|Neither of them seems to be particularly enjoying this.|C.J. Wilcox
, Washington, Senior, 6'6 210lbs2013/14 stats:
34.9 mpg, 11.5 ppg, 3.7 rpg, 2.5 apg, 1.0 spg, 1.0 bpg, 2.3 fpg, 1.7 TOpg, 45.3% FG, 39.1% 3PT, 87.3% FT
Wilcox is best as a shooter. The majority of his offense comes from the three point line, and although he's an excellent shooter from the foul line, he rarely gets there. This is in spite of having a tempting combination of good size and great length. Wilcox absolutely has the frame and body type of an NBA wing, and he has the game to fit the oft-coveted three-and-D role.
Be it off the catch or off of screens, Wilcox is a good jump shooter, aided further by a decent pull-up shot when asked to create. He is not a primary or secondary offensive creator, lacking much in the way of a handle and distinctly better playing off the ball, and with the quick-release jump shot being his main tool. That said, Wilcox has developed slightly during his career as a Husky at driving to the basket, and finishing once he gets there. He still does not excel at either and still avoids contact at the rim, yet his finishing, which was once a distinct weakness, really improved as an upperclassman. Wilcox exhibits a decent left hand despite being right handed, preferring to both drive and finish that way, and has improved his ability to change direction and find gaps.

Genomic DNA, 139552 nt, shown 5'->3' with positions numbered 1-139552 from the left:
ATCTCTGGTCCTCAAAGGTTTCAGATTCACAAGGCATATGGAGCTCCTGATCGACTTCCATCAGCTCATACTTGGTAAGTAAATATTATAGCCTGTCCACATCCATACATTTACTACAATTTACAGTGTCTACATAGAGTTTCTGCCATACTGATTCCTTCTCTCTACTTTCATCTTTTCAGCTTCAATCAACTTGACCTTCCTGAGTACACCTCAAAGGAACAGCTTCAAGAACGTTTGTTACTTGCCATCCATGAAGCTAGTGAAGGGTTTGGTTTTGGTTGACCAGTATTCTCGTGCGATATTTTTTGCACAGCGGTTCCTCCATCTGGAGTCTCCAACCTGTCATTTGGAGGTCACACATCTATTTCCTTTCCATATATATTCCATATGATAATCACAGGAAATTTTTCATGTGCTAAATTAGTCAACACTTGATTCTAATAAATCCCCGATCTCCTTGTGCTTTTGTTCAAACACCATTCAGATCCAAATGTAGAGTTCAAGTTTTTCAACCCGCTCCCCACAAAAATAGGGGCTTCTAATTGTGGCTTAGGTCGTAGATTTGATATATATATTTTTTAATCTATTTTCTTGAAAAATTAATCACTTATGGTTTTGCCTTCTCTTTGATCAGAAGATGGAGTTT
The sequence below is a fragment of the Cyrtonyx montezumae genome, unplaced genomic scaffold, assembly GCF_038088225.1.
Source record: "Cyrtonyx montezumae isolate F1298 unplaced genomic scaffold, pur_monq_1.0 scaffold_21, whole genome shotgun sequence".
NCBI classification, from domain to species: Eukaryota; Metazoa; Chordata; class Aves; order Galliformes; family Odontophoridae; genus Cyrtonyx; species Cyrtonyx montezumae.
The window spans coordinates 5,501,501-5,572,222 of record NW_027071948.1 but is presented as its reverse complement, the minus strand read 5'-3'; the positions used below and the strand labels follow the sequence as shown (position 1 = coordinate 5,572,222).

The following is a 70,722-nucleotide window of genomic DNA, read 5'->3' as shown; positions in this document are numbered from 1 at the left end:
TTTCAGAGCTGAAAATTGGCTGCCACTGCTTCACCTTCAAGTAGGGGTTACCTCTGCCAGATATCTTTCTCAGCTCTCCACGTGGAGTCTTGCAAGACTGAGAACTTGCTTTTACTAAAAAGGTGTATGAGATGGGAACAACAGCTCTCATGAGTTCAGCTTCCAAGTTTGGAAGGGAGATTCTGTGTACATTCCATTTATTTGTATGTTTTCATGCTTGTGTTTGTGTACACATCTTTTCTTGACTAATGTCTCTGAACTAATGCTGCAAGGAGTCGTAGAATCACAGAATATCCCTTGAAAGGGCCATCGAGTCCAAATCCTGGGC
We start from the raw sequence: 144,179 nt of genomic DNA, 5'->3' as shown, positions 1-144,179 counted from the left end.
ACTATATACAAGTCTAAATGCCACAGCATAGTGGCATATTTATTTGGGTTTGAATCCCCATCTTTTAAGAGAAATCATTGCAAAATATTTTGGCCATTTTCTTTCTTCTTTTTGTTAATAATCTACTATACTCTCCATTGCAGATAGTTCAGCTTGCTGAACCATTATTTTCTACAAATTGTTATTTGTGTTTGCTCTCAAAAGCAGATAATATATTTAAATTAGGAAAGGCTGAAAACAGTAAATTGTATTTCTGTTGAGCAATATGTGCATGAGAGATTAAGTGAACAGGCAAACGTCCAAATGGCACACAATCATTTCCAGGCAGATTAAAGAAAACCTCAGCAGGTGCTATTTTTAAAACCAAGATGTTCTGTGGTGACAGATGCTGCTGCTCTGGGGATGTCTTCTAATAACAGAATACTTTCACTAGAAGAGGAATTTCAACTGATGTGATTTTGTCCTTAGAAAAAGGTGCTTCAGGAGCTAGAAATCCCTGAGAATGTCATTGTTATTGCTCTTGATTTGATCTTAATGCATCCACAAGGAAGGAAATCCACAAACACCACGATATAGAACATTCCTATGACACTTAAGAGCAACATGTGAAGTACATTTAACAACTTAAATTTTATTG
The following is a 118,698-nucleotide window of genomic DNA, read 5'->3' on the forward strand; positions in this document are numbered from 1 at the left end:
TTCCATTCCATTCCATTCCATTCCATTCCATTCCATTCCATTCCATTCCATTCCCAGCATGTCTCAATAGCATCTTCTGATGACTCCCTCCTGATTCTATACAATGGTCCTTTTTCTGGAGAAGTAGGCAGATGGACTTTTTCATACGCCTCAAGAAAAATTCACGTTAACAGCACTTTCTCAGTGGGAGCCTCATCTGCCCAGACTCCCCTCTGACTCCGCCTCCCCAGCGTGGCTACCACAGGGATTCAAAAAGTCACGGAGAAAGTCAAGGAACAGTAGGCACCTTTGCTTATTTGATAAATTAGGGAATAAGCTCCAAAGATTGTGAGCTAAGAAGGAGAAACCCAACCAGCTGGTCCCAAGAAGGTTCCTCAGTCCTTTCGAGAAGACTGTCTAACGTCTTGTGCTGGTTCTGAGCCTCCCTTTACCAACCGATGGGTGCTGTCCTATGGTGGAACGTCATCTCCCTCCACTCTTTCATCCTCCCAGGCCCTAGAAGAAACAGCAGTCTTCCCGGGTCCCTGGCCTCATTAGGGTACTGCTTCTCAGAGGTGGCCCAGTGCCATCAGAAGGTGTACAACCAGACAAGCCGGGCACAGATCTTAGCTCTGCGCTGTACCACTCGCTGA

Questions lie around Wilcox's ability to defend his position at the NBA level, and whether he can gain any separation for his shot. Despite the blocked shots numbers born out of his tremendous wingspan and decent motor, Wilcox has already had trouble keeping players in front on the perimeter, and for all his length, he is not especially quick nor athletic. That also affects his ability to get separation - outside of catches off of kick-outs and transition play, Wilcox does not consistently get himself open looks, hence the rather low scoring output in rather large minutes.
Wilcox shone as a role player through efficiency, discipline, playing within his limitations, contributing in multiple facets and excelling at one. This is precisely what the NBA needs him to do too. But it's not an automatic transition.